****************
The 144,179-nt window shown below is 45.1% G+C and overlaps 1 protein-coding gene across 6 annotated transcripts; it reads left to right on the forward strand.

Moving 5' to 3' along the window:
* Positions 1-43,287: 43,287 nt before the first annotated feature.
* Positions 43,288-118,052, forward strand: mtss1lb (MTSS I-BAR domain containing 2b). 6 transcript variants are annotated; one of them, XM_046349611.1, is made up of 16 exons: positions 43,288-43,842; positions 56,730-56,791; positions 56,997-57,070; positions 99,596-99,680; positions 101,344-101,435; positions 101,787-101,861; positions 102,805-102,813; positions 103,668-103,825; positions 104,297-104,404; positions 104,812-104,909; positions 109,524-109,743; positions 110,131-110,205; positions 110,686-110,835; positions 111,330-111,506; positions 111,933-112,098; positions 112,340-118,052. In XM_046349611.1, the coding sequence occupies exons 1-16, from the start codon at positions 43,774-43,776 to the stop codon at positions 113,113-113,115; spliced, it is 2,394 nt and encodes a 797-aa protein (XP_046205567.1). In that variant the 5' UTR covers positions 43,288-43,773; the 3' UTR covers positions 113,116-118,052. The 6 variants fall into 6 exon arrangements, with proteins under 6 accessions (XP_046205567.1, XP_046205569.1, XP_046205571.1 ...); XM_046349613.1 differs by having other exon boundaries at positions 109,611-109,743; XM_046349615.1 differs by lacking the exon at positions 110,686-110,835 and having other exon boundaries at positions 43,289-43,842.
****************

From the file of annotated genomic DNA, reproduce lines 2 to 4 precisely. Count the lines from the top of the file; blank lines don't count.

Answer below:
Moving 5' to 3' along the window:
* Positions 1-43,287: 43,287 nt before the first annotated feature.
* Positions 43,288-118,052, forward strand: mtss1lb (MTSS I-BAR domain containing 2b). 6 transcript variants are annotated; one of them, XM_046349611.1, is made up of 16 exons: positions 43,288-43,842; positions 56,730-56,791; positions 56,997-57,070; positions 99,596-99,680; positions 101,344-101,435; positions 101,787-101,861; positions 102,805-102,813; positions 103,668-103,825; positions 104,297-104,404; positions 104,812-104,909; positions 109,524-109,743; positions 110,131-110,205; positions 110,686-110,835; positions 111,330-111,506; positions 111,933-112,098; positions 112,340-118,052. In XM_046349611.1, the coding sequence occupies exons 1-16, from the start codon at positions 43,774-43,776 to the stop codon at positions 113,113-113,115; spliced, it is 2,394 nt and encodes a 797-aa protein (XP_046205567.1). In that variant the 5' UTR covers positions 43,288-43,773; the 3' UTR covers positions 113,116-118,052. The 6 variants fall into 6 exon arrangements, with proteins under 6 accessions (XP_046205567.1, XP_046205569.1, XP_046205571.1 ...); XM_046349613.1 differs by having other exon boundaries at positions 109,611-109,743; XM_046349615.1 differs by lacking the exon at positions 110,686-110,835 and having other exon boundaries at positions 43,289-43,842.